Evaluation of Third Molars: Clinical Examination and Imaging Techniques

Third molars are thought to have once been a necessity for early human ancestors in order to efficiently chew and digest the cellulose that comprised the plant foliage, which was an integral part of the dietary intake. Due to evolutionary changes and societal advancements, human diets are less plant based, jaw size has become smaller, and the functional need for third molars minimal . Third molars, or wisdom teeth, however, are still present in the majority of people and often require removal to prevent or treat third molar–associated disease states. Critical to the determination of third molar management is the clinical examination and radiographic analysis.

Clinical evaluation

History

A complete history should be obtained before the physical examination, starting with a patient’s chief complaint and history of present illness, which guide the examination and ultimately the treatment. Furthermore, this step triages patients, differentiating elective from more urgent patients, such as one with an odontogenic abscess. For instance, does the patient have pain, drainage, or swelling or was the patient referred due to concerns of an orthodontist about third molar–associated anterior dentition crowding? As with any surgical patient, a patient’s past medical history, past surgical history, medications, allergies, and social history should be thoroughly obtained. A past anesthesia history should be discussed as well. Significant comorbidities, anticoagulation, specific medication allergies, and severe dental phobia may alter the treatment algorithm and is critical to patient safety and care.

Physical Examination

General

A thorough head and neck examination should be completed as part of the third molar evaluation. The temporomandibular joints should be assessed to evaluate for any pretreatment findings of temporomandibular disorders, such as clicking, popping, crepitus, laxity, and tenderness to palpation. Such information is of significant importance so as to take the necessary precautions if surgery is planned and to document pre-existing conditions and avoid attributing any temporomandibular disorders to the surgical removal of the third molars. Next, the examination should evaluate for signs of infection, such as edema, erythema, and asymmetry, and the neck should undergo palpation to assess for lymphadenopathy. Intraoral examination should include a global inspection of the oral cavity and well as a focal examination of the third molar areas. Furthermore, a directed anesthesia evaluation should address items, such as the Mallampati classification, neck range of motion, and thyromental distance.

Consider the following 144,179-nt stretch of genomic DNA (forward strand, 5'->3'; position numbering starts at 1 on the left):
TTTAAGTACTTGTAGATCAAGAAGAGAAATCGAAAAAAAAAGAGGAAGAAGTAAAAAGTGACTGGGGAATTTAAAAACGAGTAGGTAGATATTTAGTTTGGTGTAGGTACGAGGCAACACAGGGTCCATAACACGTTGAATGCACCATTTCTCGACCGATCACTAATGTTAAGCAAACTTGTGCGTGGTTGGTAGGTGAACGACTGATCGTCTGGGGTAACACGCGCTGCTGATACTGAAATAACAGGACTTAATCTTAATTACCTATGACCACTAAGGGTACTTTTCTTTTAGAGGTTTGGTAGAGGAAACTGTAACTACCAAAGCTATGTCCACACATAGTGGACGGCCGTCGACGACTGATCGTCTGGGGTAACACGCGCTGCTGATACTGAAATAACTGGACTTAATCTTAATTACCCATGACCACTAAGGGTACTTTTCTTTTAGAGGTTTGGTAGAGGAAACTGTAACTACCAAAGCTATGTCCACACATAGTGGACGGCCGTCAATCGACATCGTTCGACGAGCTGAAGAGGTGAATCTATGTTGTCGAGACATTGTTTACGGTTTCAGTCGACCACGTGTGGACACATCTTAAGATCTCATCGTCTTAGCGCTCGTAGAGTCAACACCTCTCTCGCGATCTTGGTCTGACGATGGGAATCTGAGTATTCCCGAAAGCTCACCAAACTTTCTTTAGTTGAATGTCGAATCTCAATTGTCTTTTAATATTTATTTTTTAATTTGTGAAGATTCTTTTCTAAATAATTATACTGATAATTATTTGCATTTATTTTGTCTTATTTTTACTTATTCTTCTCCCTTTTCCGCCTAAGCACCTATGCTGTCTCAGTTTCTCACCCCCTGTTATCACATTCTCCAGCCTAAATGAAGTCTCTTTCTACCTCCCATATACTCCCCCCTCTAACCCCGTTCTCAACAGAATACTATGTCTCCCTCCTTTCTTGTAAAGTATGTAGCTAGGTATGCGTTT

Third molar specific

Clinical examination of the third molar areas should first assess for whether the third molars are visible in the oral cavity and whether the teeth are impacted or simply not present, because third molar agenesis occurs in up to 20% of patients . Once confirmed present and if not completely impacted, the examination should assess for potential disease states as well as difficulty of access and surgical removal of the third molar teeth.

Examination findings to note as related to third molars:

  • Periodontal disease

  • Dental caries

  • Pericoronitis

  • Second molar or adjacent tooth resorption

  • First or second molar caries as a predictor for development of third molar caries

  • Associated cysts or tumor growth

  • Crowding of anterior dentition

  • Presence of an oral prosthesis

Findings to note as related to surgical access and third molar surgery:

  • Body mass index

  • Trismus

  • Cheek laxity

  • Macroglossia

Radiographic analysis

The management of third molars consists of radiographic evaluation of dentofacial structures and the third molars in particular. Imaging is particularly important because it augments the evaluation by providing further information as to the size, shape, and position of the teeth and their relationship to the surrounding structures. Furthermore, the presence of associated pathology, which has been reported to occur in up to 10% of patients, may be determined . Also, technical considerations regarding the surgical removal may be addressed. Specifically, the relationship of the mandibular third molars to the inferior alveolar canal and the maxillary third molars to the maxillary sinus may be appreciated, providing teaching points for the patient and risk stratification regarding postoperative issues, such as nerve injury, jaw fracture, or oral-antral communications. In cases of impaction, which has been reported to occur in more than 50% of patients, imaging may be the only means to evaluate these teeth .